STEP 7: Lay out the fibreglass strips and wood veneers in the correct sequence that they are going to be laid up. Warm the epoxy glue for better mixing.

STEP 8: Mix according to the instructions on the containers. For Epon Versamid this is one part hardener to two parts resin. See figure 6. Work on newspaper and use disposable gloves. Working with epoxy can be a messy business.

STEP 9: Use a piece of the fibreglass that you cut off to apply an even, thin layer of epoxy on one side of the fibreglass strips and on both sides of the riser and subsequent wood strips. See figure 7.

STEP 10: Lay up the epoxied fibreglass, wood strips and riser in the order shown in figures 8 and 9.

STEP 11: Using insulation tape, tape everything together as shown in figure 10 and cover with clingwrap. Place the metal compression strip on top of the clingwrap.

STEP 12: Next comes the deflated fire hose and the top half of the form. See figure 11.

STEP 13: The top form is bolted onto the metal strips. See figure 12. The final layup now looks like figure 13.

STEP 14: Inflate the rubber hose to 60 pounds per square inch (figure 14). The laminations will be forced together and excess epoxy will be squeezed out the sides. Make sure there are no visible gaps between the laminations or between the handle and laminations.

The form is now placed in the heating box with the temperature set at 800C and left to cure for six to eight hours.

To be continued..

About the Author

Cleve Cheney

Cleve Cheney

Cleve Cheney,  hunting and environmental editor of Africa’s Bowhunter is a very well known figure in bow hunting and in conservation circles in South Africa. Cleve Cheney has been in conservation for 27 years, of which 20 years were spent with the National Parks Board – most of it in the Kruger National Park. During the time spent in the Kruger National Park Cleve culled no less than 50 elephants with a rifle and he has hunted most African game during culling operations.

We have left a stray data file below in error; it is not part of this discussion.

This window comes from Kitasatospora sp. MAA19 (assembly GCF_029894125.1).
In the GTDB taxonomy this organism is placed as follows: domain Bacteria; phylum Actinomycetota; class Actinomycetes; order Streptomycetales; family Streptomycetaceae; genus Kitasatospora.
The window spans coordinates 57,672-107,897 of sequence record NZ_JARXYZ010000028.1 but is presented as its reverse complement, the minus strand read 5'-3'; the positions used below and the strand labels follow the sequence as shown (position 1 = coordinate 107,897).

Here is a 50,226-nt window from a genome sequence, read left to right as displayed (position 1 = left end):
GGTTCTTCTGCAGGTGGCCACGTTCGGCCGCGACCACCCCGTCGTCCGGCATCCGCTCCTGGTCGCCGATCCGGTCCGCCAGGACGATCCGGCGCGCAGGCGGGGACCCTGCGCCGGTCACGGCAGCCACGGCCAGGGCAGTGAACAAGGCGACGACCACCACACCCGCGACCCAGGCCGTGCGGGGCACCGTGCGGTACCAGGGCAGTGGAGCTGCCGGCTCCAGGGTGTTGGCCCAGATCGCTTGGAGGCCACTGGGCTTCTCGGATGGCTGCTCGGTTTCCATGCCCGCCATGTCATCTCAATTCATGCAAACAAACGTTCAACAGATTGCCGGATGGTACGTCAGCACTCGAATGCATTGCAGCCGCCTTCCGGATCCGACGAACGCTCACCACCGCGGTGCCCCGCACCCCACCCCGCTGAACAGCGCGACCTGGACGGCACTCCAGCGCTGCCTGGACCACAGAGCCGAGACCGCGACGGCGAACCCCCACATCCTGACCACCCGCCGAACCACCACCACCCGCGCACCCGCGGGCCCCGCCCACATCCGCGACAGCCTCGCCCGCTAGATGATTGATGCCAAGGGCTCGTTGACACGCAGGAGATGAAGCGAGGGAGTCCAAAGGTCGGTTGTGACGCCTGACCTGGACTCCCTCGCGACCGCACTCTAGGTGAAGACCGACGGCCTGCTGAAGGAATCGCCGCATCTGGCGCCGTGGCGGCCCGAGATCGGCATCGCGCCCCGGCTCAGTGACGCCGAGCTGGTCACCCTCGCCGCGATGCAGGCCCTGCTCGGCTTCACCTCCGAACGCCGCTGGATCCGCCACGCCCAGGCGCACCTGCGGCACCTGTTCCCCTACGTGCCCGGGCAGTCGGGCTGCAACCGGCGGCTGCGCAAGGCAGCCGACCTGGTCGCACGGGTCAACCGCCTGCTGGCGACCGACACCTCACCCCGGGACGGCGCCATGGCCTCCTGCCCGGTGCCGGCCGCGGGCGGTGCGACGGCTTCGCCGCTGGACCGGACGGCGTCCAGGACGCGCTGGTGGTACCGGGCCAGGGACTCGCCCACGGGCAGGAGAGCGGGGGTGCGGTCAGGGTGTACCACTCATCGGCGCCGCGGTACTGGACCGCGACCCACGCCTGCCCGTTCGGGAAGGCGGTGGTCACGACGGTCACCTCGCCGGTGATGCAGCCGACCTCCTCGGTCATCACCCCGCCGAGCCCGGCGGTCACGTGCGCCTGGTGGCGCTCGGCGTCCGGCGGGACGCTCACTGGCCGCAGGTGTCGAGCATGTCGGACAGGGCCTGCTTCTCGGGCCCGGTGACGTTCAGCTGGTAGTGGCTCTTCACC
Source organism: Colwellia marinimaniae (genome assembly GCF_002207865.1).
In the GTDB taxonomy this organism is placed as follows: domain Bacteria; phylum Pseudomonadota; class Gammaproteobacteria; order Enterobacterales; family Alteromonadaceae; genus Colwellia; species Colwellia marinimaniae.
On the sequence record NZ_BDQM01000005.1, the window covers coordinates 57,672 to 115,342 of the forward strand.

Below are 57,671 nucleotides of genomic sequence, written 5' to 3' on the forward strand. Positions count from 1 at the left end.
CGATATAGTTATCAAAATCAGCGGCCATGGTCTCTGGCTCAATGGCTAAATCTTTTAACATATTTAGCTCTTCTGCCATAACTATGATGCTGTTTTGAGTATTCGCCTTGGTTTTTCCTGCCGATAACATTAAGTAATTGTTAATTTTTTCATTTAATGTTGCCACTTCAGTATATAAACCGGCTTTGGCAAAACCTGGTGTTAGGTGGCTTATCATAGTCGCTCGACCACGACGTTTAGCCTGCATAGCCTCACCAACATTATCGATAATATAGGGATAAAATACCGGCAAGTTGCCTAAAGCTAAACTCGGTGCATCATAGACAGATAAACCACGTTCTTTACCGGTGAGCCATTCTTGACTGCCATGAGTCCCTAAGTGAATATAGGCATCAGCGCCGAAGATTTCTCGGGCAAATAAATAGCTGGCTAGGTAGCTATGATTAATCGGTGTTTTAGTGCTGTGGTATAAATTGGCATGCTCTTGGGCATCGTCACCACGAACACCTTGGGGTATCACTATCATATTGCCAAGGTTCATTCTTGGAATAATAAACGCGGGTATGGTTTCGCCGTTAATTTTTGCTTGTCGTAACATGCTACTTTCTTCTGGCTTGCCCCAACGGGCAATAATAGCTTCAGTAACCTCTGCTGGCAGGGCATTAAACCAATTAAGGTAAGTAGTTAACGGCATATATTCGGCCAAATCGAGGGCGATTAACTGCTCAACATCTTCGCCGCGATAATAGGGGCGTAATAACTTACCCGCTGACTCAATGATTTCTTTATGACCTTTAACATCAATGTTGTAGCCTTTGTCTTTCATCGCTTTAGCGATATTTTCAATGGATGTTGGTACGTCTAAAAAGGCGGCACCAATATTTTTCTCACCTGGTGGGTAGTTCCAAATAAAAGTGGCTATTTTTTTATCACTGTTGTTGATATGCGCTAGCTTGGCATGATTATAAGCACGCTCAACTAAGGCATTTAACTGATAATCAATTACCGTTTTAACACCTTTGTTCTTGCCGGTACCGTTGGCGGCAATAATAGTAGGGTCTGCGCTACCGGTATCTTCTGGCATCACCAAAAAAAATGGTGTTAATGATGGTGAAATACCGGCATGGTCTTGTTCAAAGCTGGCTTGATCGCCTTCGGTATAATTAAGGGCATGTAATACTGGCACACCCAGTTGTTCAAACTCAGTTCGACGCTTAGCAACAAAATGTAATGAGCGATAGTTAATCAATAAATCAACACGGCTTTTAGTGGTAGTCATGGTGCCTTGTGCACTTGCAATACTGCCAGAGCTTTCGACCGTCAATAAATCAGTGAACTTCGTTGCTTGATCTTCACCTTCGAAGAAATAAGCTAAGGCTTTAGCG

Cleve has also been an avid bow hunter for 22 years and he has an extensive technical knowledge on bows, arrows and broadheads. Cleve is also an accomplished bowyer and has built many recurves over the years. He began offering bowhunting education courses more than 15 years ago. Until recently, Cleve was a lecturer at the South African Wildlife College where was a lecturer and instructor. He has a diploma in Nature Conservations and a MA degree in animal Physiology. Over the years Cleve has written more than a hundred articles on tracking, hunting, survival skills, and bow and rifle hunting. He started an 18 month long professional hunters course at the SA Wildlife College where he trained the first group of professional hunters.

Cleve has trained many bow hunters and his educative articles on how to hunt African game, as well as many other articles on different aspects of archery bow hunting an bush skills has been published in Africa’s Bowhunter, Game and Hunt magazine, Universal Hunter and many other magazines. He has been the lead article writer for Africa’s Bowhunter for more than 14 years.

His book on tracking, The Comprehensive Guide to Tracking: In-depth information on how to track animals and humans alike, is probably the most in-depth study on this subject available. For those who want to learn more than the basics, this book is a treasure trove of tracking information, insights, methods, and knowledge. The book is divided into logical sections: teaching yourself to track; understanding wildlife behavior; identification of tracks and signs; gait patterns and pressure release; blood trailing; tracking specific animals; track, stalk, and approach; bird, reptile, and invertebrate sign; man tracking; and dangers in the bush.